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Torpedo Juice (Serge Storms Series #7) 4.1 out of 5 based on 0 ratings. 29 reviews.
Anonymous 8 months ago
The twists surpriswe me every time!
Anonymous More than 1 year ago
I love the characters Dorsey has created. Every one of the books in this series is funny, interesting, and fast passed. If you enjoy reading about bad people getting what they deserve and are not bothered by the vigilante being an insane killer, buy this book - buy the entire series.
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If you only read one in this series - this is the one! Really funny and a good introduction to Dorsey's world. Laugh out loud funny with only a few murder victims to put you off your midnight snack attack.
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Guest More than 1 year ago
I thoroughly enjoyed this latest romp with Serge Storms, Florida historian and serial killer with a cause. While not reaching the heights of 'Orange Crush' and 'Hammerhead Ranch Motel', this was a fast and entertaining read. A small criticism is that the resurrection of a central character stretches the imagination-there are no shortages of similar characters in Florida. As a longtime camper who also honeymooned in the Middle Keys I enjoyed the social and geographical references. Serge's observations on marriage are hilarious and spot on. The closing plot twist is handled well and is both surprising and satisfying.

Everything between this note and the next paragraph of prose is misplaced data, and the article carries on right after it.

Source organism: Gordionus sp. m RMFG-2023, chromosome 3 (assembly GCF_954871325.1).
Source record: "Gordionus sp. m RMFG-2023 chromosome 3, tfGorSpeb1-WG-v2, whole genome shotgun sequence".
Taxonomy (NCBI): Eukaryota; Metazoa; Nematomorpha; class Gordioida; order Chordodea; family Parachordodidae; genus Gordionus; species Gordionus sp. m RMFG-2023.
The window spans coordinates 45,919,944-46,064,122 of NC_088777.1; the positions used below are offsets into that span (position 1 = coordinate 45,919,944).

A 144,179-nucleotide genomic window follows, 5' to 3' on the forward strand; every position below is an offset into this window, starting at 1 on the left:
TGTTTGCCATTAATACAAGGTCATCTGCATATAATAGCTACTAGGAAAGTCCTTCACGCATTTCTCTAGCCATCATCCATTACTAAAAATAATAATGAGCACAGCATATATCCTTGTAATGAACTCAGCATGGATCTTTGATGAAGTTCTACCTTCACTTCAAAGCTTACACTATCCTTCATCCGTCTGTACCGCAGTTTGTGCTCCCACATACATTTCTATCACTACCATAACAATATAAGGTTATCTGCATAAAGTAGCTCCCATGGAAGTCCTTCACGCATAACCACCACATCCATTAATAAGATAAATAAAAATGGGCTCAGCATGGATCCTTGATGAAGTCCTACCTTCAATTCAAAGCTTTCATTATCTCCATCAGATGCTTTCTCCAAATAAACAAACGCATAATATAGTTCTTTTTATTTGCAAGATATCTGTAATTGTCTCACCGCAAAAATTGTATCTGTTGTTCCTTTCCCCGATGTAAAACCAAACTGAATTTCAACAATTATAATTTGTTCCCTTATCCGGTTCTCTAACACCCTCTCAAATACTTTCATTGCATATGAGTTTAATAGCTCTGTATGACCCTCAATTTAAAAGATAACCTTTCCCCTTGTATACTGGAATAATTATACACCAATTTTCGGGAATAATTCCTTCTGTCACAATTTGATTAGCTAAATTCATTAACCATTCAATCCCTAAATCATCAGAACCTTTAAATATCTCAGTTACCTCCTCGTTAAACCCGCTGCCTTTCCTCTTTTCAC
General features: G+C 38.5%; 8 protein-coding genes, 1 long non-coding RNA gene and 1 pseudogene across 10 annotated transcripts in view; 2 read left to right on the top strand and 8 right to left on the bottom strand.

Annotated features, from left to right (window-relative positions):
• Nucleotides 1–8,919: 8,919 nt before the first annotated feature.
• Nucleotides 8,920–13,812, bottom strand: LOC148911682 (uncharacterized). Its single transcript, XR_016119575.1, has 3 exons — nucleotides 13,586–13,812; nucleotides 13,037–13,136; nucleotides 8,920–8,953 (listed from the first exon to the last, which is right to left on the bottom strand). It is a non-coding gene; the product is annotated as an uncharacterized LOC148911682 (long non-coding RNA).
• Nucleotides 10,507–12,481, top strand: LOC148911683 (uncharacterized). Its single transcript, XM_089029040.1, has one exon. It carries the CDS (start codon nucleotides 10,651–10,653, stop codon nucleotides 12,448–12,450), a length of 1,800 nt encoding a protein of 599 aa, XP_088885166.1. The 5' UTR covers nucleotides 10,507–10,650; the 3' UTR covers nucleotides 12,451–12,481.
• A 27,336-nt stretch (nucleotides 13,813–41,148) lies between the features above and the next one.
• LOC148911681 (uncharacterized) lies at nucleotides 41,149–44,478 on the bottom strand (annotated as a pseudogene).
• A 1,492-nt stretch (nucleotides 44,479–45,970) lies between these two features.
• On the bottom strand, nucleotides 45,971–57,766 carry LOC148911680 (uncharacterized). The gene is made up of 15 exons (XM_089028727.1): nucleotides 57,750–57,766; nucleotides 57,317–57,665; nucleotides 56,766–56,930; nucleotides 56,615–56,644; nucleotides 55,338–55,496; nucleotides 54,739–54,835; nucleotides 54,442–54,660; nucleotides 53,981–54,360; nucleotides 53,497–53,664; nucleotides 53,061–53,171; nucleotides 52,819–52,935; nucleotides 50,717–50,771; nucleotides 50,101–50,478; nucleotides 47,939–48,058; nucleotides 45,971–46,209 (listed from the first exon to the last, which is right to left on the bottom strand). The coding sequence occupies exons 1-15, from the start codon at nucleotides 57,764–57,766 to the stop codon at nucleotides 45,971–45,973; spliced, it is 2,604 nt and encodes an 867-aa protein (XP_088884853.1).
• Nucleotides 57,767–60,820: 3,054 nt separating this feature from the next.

Guest More than 1 year ago
Serge Storms, Florida history buff and eccentric sower of mayhem and violence, takes on the Florida Keys with a decidedly different search for a wife. His tactics generate pepper spray more often that first dates, but he perseveres until he gets an 'I do.' But Serge finds a lot of things about marriage mystifying, especially guest towels. Between organizing a cult, rushing his junkie friend Coleman to the emergency room, foiling the plans of a slimy CEO, and dodging the attentions of a serial killer, Serge doesn¿t have much time to work out the details of marital bliss. This book was a slow-starter for me ¿ it took a while to build up interest in the multitude of plot lines. However, once Serge starts driving the action, the pace picks up to Dorsey's usual zany blur. Serge's thoughts on marriage are funny enough to smooth over some of the rough patches. The disparate plots come together in the end, but not quite as convincingly as they have in past books. But Dorsey's beloved Florida shines through, and he is still adept at finding humor in the most amazingly dark spaces of the human psyche.